According to Delaware’s Dept. of State, Evolutionary Intelligence, LLC was formed just over four (4) months ago on June 15, 2012. Each complaint states that the plaintiff has a “principal place of business in San Francisco, California.”


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Why would a defendant litigate over four and a half years, finish conducting discovery, tell a court that it’s ready for trial, and then – only then – ask a plaintiff to admit that he posted photographs on Facebook and other social media sites?

That is the question answered in a recent New York decision by Suffolk County Supreme Court Justice Hector D. LaSalle. The case, Guzman v. Farrell Building Co., et al, highlights the consequences for a defendant who wants access to a plaintiff’s Facebook account after filing a note of issue and certificate of readiness to confirm that it is ready for trial.

Plaintiff Samuel Guzman, a construction worker, sued defendant general contractor Farrell Building Co. in early 2006 under New York Labor Law §240(1) for injuries he reportedly sustained in a two-story fall while at work building a home in the Hamptons. Cases filed under Labor Law § 240(1) impose strict liability against defendants found responsible for making sure that safety equipment is in place and operational in order to protect construction workers.

Four and a half years later, the GC informed the court that it completed discovery. It did this by filing a note of issue and certificate of readiness for trial. Soon after submitting this filing, however, the GC claimed its investigator had now found “several hundred photographs of the plaintiff that were posted to Internet media websites such as Facebook,” and others, that it believed were helpful to its case.


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The European Union (EU) is expected to announce legal action against Google for allegedly violating EU law by failing to give users a choice to opt out its new privacy policy, according to The Guardian.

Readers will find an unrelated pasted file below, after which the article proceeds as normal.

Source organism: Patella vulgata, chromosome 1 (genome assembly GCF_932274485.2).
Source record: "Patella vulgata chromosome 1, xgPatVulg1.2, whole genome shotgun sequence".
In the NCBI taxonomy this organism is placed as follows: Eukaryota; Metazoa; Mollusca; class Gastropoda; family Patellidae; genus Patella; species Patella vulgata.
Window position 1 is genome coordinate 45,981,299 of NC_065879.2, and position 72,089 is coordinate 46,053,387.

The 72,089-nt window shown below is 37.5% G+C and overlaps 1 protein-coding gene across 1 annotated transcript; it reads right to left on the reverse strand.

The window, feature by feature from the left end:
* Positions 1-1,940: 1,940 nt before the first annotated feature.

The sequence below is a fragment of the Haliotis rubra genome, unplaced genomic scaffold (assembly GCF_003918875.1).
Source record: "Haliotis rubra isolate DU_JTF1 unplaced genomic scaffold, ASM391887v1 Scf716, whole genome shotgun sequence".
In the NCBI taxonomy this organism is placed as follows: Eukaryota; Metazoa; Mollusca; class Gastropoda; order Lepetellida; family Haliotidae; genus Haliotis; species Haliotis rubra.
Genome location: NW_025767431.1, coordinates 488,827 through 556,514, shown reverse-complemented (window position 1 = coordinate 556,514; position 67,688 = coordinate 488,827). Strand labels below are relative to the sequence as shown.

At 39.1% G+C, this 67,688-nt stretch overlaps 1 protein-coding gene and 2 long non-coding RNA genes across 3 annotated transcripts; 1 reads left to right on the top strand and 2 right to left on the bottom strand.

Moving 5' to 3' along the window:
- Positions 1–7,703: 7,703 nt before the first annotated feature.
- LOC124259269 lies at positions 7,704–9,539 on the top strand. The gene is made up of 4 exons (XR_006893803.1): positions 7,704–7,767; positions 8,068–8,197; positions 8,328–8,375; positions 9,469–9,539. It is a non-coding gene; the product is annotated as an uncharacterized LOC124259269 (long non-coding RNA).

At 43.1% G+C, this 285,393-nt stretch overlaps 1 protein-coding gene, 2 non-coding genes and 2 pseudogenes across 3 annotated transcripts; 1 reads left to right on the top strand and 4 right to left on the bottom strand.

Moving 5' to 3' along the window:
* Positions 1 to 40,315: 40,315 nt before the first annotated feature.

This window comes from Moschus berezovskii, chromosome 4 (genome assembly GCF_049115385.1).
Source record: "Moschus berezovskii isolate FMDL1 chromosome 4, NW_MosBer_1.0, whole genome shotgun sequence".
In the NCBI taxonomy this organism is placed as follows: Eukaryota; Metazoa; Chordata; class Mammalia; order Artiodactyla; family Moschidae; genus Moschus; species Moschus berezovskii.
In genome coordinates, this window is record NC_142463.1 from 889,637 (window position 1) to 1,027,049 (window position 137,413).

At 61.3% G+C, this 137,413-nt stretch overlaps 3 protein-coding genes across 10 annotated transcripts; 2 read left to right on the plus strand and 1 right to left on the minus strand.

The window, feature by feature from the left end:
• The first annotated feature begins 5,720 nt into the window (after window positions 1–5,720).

The French data commissioner, known as the ‘CNIL’ or Article 29 Working Party that has authority concerning protection of individual personal data, is anticipated to require that Google undo its recent privacy policy changes. The effect could be far-reaching, not only in Europe, but worldwide as governments scrutinize Internet privacy policies and their impact on users.


Posted in: Legal News, Privacy

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Apple, Inc. was hit with a patent infringement lawsuit Thursday (read it below) alleging that the company’s iPad 3 tablets and Macbook Pro computers violate four light emitting diode (LED) patents. The case was filed in in federal court in Delaware by claimed patent holder LED Tech Development LLC, a Delaware limited liability company based in Tyler, Texas, the city that is a patent litigator’s combat zone.

Each of the four infringement claims, the complaint charges, involve Apple “products utilizing pulse-width modulation signals to drive light-emitting diodes.” Apple’s newest iPad a/k/a the ‘iPad 3,’ and Macbook Pro are named specifically.


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Apple was sued for copyright infringement on Wednesday by Swiss fashion and beauty photographer Sabine Liewald. Her lawsuit (below) charges the technology company with unauthorized use of her copyrighted “Eye Closeup” photo in an advertising campaign for Macbook Pro computers, related materials, and a keynote speech, without first obtaining legal rights to license it from her New York City agent.

According to the complaint, Apple actually “requested a high-resolution file” of this specific photograph “for ‘comping’ (or layout) purposes only.” After reviewing it, Liewald maintains, the Cupertino-based company told her agent “that it did not intend to use the photograph” in its Macbook Pro ad campaign, but went ahead and did so anyway.


Tagged: Apple, copyright